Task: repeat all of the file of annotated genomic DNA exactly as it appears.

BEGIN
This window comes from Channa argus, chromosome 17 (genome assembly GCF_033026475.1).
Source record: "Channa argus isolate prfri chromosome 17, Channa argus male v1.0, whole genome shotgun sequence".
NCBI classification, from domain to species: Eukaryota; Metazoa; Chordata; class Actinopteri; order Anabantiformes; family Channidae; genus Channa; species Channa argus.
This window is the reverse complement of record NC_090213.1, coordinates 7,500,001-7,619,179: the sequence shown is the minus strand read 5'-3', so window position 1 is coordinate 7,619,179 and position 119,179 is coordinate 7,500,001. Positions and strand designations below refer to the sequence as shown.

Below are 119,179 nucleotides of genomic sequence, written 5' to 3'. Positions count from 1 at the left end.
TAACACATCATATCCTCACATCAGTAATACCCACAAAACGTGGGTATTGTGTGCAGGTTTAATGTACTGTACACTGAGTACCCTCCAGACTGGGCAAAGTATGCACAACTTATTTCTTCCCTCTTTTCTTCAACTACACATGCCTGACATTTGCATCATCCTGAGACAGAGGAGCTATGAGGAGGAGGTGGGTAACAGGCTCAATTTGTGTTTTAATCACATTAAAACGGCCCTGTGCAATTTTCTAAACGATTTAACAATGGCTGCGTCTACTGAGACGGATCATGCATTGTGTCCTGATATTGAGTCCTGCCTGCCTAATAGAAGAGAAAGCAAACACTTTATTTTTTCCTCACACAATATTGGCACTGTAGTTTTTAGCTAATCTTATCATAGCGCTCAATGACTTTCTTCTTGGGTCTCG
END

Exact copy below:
This window comes from Channa argus, chromosome 17 (genome assembly GCF_033026475.1).
Source record: "Channa argus isolate prfri chromosome 17, Channa argus male v1.0, whole genome shotgun sequence".
NCBI classification, from domain to species: Eukaryota; Metazoa; Chordata; class Actinopteri; order Anabantiformes; family Channidae; genus Channa; species Channa argus.
This window is the reverse complement of record NC_090213.1, coordinates 7,500,001-7,619,179: the sequence shown is the minus strand read 5'-3', so window position 1 is coordinate 7,619,179 and position 119,179 is coordinate 7,500,001. Positions and strand designations below refer to the sequence as shown.

Below are 119,179 nucleotides of genomic sequence, written 5' to 3'. Positions count from 1 at the left end.
TAACACATCATATCCTCACATCAGTAATACCCACAAAACGTGGGTATTGTGTGCAGGTTTAATGTACTGTACACTGAGTACCCTCCAGACTGGGCAAAGTATGCACAACTTATTTCTTCCCTCTTTTCTTCAACTACACATGCCTGACATTTGCATCATCCTGAGACAGAGGAGCTATGAGGAGGAGGTGGGTAACAGGCTCAATTTGTGTTTTAATCACATTAAAACGGCCCTGTGCAATTTTCTAAACGATTTAACAATGGCTGCGTCTACTGAGACGGATCATGCATTGTGTCCTGATATTGAGTCCTGCCTGCCTAATAGAAGAGAAAGCAAACACTTTATTTTTTCCTCACACAATATTGGCACTGTAGTTTTTAGCTAATCTTATCATAGCGCTCAATGACTTTCTTCTTGGGTCTCG